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Council gets peek at Albert Whitted plans

The plan calls for closing the airport and using the land for city parks and a condominium project.

By BRYAN GILMER, Times Staff Writer
© St. Petersburg Times
published March 15, 2002

ST. PETERSBURG -- The city unveiled a plan Thursday for redeveloping the area of Albert Whitted Airport and the Bayfront Center into a 40-acre waterfront park and urban neighborhood worth an estimated $814-million.

At the City Council's request, city economic development director Ron Barton presented his study for redeveloping the 110-acre Albert Whitted property and the adjacent Bayfront center property.

Barton's scenario called for tearing down the Bayfront Arena and removing the sewage treatment plant at the airport. The plan calls for keeping the city port, the Coast Guard station, Florida Power Park, and the Mahaffey Theater and Bayfront parking garage.

The airport would be closed, with the waterfront area of the property becoming new parks. The other 82 acres of land in the interior of the airport would become an "urban neighborhood" of low-rise condominiums similar to Harbour Island in Tampa.

Barton estimated a developer would pay $150-million for the land and build the buildings with private money. Eleven acres near First Street would be set aside for commercial development, with 71 acres for homes.

The project could bring in some $20-million in new property tax, about 31 percent of what the government expects to collect in the whole city this year.

The development might not begin for up to 10 years, and it might take up to 10 years to build in phases, Barton said.

Council members listened intently but said they would need more research before approving such a plan. Voters also would have to approve it.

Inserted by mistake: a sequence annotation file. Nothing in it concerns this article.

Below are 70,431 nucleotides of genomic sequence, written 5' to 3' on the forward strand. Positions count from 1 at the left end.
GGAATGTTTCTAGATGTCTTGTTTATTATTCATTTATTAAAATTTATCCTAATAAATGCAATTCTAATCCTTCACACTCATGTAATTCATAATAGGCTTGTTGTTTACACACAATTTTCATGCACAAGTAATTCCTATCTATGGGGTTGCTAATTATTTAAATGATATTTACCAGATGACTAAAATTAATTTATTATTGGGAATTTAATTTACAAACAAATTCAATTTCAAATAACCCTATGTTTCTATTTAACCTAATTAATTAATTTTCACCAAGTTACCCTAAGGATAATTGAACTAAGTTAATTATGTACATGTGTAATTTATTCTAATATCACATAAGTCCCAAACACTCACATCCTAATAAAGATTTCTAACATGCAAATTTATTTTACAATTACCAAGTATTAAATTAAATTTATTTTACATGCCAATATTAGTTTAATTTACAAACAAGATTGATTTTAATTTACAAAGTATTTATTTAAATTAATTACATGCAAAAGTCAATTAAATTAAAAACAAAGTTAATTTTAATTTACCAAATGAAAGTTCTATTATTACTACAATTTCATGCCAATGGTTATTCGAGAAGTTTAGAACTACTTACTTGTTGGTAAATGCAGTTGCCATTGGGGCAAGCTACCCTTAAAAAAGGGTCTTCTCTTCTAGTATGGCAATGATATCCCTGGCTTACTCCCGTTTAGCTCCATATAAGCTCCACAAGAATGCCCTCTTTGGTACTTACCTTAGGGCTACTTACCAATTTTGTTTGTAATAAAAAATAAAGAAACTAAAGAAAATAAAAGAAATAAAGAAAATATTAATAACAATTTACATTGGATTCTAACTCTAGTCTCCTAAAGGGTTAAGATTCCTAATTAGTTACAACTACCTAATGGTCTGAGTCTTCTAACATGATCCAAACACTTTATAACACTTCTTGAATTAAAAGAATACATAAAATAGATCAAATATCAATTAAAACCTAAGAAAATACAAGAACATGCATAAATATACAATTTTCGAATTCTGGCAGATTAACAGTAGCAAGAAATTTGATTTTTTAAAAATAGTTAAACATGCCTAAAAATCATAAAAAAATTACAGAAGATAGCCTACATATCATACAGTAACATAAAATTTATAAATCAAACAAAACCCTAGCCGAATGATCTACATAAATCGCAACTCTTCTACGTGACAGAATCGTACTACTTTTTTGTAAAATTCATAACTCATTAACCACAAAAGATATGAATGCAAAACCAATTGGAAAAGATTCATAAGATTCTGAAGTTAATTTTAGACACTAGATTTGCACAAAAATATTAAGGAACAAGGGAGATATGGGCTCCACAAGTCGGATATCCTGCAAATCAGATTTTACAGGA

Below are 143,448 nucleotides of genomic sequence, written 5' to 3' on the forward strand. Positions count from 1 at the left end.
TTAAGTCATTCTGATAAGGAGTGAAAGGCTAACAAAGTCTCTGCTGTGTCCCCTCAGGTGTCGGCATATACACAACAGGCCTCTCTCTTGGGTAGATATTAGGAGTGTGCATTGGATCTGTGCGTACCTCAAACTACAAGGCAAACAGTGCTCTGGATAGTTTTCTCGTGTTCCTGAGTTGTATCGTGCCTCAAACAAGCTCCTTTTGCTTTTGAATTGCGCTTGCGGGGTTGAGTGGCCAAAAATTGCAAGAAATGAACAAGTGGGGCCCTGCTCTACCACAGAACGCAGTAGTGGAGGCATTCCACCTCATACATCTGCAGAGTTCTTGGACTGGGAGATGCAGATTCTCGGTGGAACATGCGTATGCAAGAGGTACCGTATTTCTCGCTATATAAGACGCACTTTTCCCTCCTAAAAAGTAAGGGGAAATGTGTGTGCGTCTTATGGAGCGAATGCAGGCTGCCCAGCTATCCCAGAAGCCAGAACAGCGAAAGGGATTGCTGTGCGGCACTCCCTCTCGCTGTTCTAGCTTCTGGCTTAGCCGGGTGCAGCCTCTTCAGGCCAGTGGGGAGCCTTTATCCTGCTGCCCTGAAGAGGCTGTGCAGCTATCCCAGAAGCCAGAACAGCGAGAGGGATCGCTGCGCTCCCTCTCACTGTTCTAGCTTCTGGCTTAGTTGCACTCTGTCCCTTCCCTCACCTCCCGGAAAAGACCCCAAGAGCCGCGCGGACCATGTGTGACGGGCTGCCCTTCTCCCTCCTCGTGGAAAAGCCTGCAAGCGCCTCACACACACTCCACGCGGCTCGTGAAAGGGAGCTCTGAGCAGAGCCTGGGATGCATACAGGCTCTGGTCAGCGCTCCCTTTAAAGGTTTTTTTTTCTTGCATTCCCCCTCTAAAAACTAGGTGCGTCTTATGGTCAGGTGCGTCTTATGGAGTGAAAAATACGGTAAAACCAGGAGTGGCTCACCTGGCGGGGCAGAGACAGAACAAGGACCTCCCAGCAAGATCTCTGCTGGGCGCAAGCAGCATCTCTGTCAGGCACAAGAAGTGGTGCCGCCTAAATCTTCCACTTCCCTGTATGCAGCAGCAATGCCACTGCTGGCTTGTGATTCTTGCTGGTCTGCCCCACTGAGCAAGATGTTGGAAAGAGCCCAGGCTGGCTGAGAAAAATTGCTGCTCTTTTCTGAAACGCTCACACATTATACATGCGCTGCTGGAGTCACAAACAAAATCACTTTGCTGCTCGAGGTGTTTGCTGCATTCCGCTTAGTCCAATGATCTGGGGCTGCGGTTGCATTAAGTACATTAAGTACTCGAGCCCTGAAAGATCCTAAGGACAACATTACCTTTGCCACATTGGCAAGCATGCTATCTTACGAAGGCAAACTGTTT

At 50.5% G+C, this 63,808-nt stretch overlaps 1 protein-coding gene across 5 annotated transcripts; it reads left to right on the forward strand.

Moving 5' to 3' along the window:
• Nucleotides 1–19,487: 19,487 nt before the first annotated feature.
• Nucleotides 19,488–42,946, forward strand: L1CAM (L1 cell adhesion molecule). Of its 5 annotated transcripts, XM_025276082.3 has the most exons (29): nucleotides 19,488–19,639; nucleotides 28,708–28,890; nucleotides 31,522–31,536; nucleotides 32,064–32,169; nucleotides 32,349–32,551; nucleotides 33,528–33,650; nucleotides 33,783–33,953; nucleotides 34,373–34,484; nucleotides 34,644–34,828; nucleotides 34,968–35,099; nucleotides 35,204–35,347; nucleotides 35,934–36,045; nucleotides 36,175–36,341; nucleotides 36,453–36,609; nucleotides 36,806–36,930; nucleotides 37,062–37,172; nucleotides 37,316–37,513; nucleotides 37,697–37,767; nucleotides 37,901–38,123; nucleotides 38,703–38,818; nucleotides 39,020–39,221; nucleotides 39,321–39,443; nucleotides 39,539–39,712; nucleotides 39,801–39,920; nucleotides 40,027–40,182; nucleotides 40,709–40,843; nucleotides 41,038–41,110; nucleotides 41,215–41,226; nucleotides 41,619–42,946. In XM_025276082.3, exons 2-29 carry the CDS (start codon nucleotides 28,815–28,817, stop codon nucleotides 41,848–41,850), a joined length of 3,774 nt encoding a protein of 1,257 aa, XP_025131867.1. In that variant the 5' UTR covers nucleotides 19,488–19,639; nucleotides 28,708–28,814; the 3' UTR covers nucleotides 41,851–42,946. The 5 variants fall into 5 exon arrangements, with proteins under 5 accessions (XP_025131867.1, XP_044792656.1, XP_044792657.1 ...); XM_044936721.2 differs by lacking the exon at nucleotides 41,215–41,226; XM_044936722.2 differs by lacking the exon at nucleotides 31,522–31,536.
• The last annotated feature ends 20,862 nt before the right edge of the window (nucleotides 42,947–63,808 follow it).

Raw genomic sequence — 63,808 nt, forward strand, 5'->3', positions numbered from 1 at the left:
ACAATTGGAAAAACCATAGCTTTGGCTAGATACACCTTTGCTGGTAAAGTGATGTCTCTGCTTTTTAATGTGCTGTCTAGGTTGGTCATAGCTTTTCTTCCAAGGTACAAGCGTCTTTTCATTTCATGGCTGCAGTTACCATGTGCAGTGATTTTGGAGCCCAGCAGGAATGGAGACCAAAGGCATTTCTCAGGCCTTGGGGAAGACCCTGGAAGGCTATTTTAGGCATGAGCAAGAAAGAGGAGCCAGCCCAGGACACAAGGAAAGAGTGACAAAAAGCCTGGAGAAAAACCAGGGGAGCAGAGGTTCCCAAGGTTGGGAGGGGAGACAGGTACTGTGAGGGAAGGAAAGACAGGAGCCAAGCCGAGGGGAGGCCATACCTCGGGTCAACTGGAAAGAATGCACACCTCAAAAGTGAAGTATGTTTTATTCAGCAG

The City Hall conference room was packed with airport supporters, many of them pilots or airport business owners. The group is well-organized and has been monitoring the issue and lobbying the council while many city residents are just becoming aware of the debate.

The council's big question: cost. A consultant already is studying removing the sewage plant, a project that could cost tens of millions of dollars. Council members wondered if there might be environmental cleanup costs for airport land.

Barton promised to work up specific cost estimates to determine whether sale of the development land would mean the city would profit, break even or lose money. Council members also asked for estimates on the economic benefits of renovating the airport.

"We have to make sure whatever we do, people looking back from history will think we've used it to the highest best use, and that we pursued it with due diligence," council member Jay Lasita said.

Hobbyist pilot and Albert Whitted Airport proponent Sherman Seaborn left the meeting satisfied.

"They're looking at a lot of suppositions as far as those numbers are concerned," he said. "There's a lot more that needs to be looked at."

Also Thursday, the council unanimously approved new three-year contracts for the Police Benevolent Association and Fraternal Order of Police. The contracts guarantee officer raises for the next three years.

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Discuss this story with the reporter and with other Times readers online at under the category "In the news" and the topic, "Albert Whitted Airport -- should it stay or go?"

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